The Site-Visit Fetish

Any perceived benefits derived from in-person diligence meetings pale in the face of the consequences of an easily transmissible and fatal virus.

Illustration by II

Illustration by II

Unless you’re the Governor of Georgia, you know we are not going back to normal. But where are we going?

If you’re an allocator, probably nowhere.

Contrary to the beliefs of some right-wing ideologs, Covid-19 is highly contagious and is killing people. It will continue to kill people for some time.

I begin with the assumption that Boards of Trustees and sponsoring organizations recognize that a critical part of their fiduciary duty is to ensure the people to whom they have delegated the management and administration of their pool of beneficial assets are fully not dead. This means they must be healthy.

Given the current pandemic and its long tail, I cannot imagine a Board or Trustees or sponsor permitting its CIO and investment staff to participate in non-essential external business meetings. Likewise, I cannot imagine allocators are keen to risk life and limb to participate in such meetings.


And to be clear, regular, on-site manager visits and in-person new manager due diligence visits are non-essential meetings.

The risk associated with these meetings is entirely asymmetrical and the need for such meetings is based on a behavioral bias.

These meetings require staff to travel, and the elements of travel — planes, trains, ride-sharing services, hotels, restaurants — expose them to life-threatening risks (while exposing others to the employee’s possible asymptomatic condition). Any perceived benefits derived from in-person diligence meetings pale in the face of the consequences of an easily transmissible and fatal virus.

But beyond this simple science, it’s time we realize that a site visit is an anachronistic diligence requirement.

Video conferences, phones calls, written materials (ideally available in the cloud), and references can be used to accomplish the same results and provide all the basic information. These can be supplemented with technology. Today, for a reasonable price, managers can buy robots with audio and video capabilities that allocators can remotely operate to tour of a manager’s office and interact with the staff. This technology also allows multiple members of the allocator’s staff to participate in the “visit.”

I can hear my contemporaries rejecting such a new-fangled approach and appealing to the old adage that “before I can hire a manager I need to look him in the eyes.” Not only does this appeal put a behavioral bias ahead of community welfare, but it is rendered useless when the manager is wearing a mask.

Face it, Covid-19 changes everything.

More deeply, the site visit fetish is perversely predicated on the belief that the allocator/manager relationship is fundamentally antagonistic, with the manager endeavoring to hide some key fact about the company or strategy. A site visit gives the allocator on-the-ground the opportunity to uncover this perceived deception.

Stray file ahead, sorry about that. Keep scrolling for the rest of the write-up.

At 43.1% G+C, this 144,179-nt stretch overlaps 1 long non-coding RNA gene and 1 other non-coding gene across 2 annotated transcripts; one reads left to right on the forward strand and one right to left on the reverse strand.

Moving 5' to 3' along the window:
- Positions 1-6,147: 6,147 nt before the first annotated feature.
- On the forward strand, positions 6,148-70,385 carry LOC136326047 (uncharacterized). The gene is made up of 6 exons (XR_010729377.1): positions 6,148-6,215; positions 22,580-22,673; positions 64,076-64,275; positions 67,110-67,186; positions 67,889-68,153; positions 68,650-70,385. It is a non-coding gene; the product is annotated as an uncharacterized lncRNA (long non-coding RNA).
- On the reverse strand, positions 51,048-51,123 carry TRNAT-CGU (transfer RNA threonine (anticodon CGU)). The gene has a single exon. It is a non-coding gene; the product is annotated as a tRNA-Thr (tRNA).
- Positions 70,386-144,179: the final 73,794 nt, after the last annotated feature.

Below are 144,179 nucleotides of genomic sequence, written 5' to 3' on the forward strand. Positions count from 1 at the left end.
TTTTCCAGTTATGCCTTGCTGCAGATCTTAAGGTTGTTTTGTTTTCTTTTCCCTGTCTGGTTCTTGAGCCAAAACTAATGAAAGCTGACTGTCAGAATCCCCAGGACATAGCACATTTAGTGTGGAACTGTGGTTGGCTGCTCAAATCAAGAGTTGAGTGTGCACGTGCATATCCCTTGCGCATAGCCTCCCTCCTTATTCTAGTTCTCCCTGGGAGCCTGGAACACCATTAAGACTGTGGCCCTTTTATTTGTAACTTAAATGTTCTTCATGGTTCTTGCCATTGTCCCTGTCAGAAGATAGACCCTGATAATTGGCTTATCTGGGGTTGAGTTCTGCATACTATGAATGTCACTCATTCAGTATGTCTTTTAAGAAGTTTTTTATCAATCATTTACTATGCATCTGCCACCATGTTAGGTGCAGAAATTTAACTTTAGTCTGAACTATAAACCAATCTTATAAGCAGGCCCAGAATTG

Putting aside an allocator’s ability to play Secret Squirrel, consider that mutually beneficial fiduciary relationships founded upon such distrust is doomed to fail. The allocator/manager relationship must be first and foremost founded upon trust: You trust that the manager will always act in your best interest, which includes disclosing material changes in circumstances in a timely fashion (assuming it has not buried all of its employees under all-encompassing non-disclosure agreements). Genuine trust negates the need for face-to-face meetings.

Additionally, manager site visits falsely assume that co-location is the default work structure. As the pandemic shows, this structure presents managers and their clients with deadly concentration risk. The assumption reveals not only a disregard for the health of the co-located workforce but also an ignorance of collaborative technologies and the benefits of distributed work forces.

The norm of non-essential physical meetings also applies to managers visiting an allocator’s workplace. These meetings typically require the manager to use a common mode of travel to arrive at your office. (And a tip to managers: given the current underperformance of so many managers, now is not the time to be arguing for taking private jets to non-essential meetings.)

Even when done with proper social distancing and safeguards, their physical presence introduces an unnecessary element of risk into your workplace. Ask the manager to explain what about this meeting cannot be accomplished with technology.

In the end, all this is quite disruptive to one’s work flow and common practices. Sure, it requires a new mode of interaction – but if we assume the health and welfare of you and colleagues is required to properly exercise your duties as fiduciaries, there is no real choice.

One final thought — and I truly regret writing this in Institutional Investor because I so love being a part of them — industry conferences are non-essential activities. Not only are they non-essential; they are the epitome of a high-risk event. Conferences bring together scores of people from all over the world who, through their physical presence in a confined area, interact with each other and then, a few days later, go back out into the world.

No amount of social distancing (and we can forget about elbow bumps) and hand sanitizer can mitigate this risk.

But if you’re still thinking about attending an industry conference this fall, use this as your benchmark: For the first time since World War II, Oktoberfest 2020 in Munich was cancelled.